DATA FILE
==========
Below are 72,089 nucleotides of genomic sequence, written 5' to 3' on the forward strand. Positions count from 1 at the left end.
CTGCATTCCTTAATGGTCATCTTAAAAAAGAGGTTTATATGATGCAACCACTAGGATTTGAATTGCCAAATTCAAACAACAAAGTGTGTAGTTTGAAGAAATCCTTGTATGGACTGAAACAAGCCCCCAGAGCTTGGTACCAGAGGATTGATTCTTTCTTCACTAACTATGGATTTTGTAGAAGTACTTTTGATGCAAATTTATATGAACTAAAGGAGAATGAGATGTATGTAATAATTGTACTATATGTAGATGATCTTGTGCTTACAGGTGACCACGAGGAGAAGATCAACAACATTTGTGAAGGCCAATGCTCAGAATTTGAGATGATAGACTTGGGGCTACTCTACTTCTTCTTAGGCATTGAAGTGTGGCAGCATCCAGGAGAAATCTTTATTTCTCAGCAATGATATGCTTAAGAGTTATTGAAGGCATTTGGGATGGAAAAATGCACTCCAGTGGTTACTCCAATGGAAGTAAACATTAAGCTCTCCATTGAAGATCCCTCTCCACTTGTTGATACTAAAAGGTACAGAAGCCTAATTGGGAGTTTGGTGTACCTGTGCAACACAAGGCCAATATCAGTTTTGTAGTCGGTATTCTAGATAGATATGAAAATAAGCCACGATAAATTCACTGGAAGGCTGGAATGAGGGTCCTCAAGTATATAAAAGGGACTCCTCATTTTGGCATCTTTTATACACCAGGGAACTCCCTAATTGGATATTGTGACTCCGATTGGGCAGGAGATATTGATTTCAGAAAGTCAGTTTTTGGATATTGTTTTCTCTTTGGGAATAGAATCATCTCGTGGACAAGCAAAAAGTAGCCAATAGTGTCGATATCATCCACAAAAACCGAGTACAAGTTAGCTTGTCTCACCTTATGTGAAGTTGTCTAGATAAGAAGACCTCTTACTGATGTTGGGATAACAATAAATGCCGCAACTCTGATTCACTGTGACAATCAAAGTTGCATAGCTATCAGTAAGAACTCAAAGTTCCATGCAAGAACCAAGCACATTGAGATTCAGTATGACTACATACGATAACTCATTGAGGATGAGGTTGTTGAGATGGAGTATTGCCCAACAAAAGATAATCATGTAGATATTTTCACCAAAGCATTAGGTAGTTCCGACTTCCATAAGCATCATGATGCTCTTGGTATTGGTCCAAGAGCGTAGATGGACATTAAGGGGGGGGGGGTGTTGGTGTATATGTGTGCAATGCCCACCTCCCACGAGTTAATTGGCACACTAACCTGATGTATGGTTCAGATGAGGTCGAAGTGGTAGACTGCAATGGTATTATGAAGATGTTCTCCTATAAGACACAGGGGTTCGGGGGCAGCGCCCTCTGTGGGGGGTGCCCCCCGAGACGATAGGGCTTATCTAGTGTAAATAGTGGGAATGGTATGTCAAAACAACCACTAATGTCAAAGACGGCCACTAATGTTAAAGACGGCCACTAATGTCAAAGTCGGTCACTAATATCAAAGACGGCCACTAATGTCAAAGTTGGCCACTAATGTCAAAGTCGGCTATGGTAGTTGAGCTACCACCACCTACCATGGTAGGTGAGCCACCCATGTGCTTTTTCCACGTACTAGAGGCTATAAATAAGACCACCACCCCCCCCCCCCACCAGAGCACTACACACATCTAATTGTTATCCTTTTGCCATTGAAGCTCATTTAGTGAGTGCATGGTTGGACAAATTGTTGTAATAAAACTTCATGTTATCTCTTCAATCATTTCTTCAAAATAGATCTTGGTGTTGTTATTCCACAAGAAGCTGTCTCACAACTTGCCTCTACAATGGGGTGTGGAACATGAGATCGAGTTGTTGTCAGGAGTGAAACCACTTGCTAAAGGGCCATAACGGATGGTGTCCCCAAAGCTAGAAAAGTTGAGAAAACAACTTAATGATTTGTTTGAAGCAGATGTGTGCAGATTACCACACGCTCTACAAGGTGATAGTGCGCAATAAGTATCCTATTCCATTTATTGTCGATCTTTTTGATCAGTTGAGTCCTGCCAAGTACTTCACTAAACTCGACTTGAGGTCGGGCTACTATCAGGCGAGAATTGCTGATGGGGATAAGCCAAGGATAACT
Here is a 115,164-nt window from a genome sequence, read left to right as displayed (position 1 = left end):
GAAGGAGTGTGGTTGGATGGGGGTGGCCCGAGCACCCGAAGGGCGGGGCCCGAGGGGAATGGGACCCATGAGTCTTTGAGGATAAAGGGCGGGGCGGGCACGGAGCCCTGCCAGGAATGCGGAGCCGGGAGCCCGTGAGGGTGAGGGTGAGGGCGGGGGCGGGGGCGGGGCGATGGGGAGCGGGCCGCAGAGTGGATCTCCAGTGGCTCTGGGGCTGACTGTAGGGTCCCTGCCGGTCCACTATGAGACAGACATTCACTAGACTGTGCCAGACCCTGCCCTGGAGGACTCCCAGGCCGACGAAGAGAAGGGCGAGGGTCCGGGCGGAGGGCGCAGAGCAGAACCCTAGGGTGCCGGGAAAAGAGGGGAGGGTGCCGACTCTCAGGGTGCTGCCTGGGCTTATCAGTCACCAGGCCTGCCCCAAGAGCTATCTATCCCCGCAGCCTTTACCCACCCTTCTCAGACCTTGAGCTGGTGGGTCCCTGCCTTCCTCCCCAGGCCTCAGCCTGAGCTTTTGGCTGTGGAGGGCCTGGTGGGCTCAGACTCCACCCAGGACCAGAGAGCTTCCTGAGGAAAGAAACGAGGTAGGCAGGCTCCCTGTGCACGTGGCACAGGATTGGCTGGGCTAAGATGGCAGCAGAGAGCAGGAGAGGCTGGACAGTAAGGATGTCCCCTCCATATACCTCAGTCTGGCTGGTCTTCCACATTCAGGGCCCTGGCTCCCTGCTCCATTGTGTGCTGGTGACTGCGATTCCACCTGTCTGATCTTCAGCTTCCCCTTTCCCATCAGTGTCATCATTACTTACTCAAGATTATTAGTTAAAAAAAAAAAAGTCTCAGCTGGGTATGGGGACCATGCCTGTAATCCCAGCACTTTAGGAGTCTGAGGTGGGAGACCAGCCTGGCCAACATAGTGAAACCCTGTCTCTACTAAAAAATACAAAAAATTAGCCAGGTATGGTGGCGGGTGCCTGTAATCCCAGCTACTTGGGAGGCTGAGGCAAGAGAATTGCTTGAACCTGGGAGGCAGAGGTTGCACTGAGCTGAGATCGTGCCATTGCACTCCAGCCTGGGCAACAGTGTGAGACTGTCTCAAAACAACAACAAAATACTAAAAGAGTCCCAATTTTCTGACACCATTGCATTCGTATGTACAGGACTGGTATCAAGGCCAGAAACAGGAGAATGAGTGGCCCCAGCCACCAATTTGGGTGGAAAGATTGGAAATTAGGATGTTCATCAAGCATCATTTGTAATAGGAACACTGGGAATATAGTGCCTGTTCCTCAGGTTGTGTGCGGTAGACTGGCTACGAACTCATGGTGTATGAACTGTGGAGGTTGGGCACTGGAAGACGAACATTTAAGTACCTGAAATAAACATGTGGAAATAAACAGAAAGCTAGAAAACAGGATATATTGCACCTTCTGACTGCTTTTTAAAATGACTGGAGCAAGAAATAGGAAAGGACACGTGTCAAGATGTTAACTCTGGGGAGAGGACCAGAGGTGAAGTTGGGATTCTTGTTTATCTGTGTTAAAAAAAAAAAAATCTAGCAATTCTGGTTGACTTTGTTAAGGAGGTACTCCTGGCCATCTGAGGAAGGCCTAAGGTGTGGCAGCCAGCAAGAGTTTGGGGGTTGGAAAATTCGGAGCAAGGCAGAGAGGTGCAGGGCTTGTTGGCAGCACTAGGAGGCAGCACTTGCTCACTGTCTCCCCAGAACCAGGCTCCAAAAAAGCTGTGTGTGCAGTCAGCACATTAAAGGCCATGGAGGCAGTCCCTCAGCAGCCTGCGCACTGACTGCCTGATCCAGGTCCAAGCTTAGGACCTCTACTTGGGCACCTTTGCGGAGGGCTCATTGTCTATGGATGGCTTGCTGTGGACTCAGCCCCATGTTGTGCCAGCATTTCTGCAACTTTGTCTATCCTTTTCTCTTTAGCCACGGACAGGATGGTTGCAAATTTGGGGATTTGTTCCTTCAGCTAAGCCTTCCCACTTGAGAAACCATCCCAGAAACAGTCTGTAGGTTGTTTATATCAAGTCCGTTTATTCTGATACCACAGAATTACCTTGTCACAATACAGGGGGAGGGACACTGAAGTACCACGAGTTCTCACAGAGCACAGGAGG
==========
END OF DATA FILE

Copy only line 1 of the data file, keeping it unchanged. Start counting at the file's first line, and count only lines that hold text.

Below are 72,089 nucleotides of genomic sequence, written 5' to 3' on the forward strand. Positions count from 1 at the left end.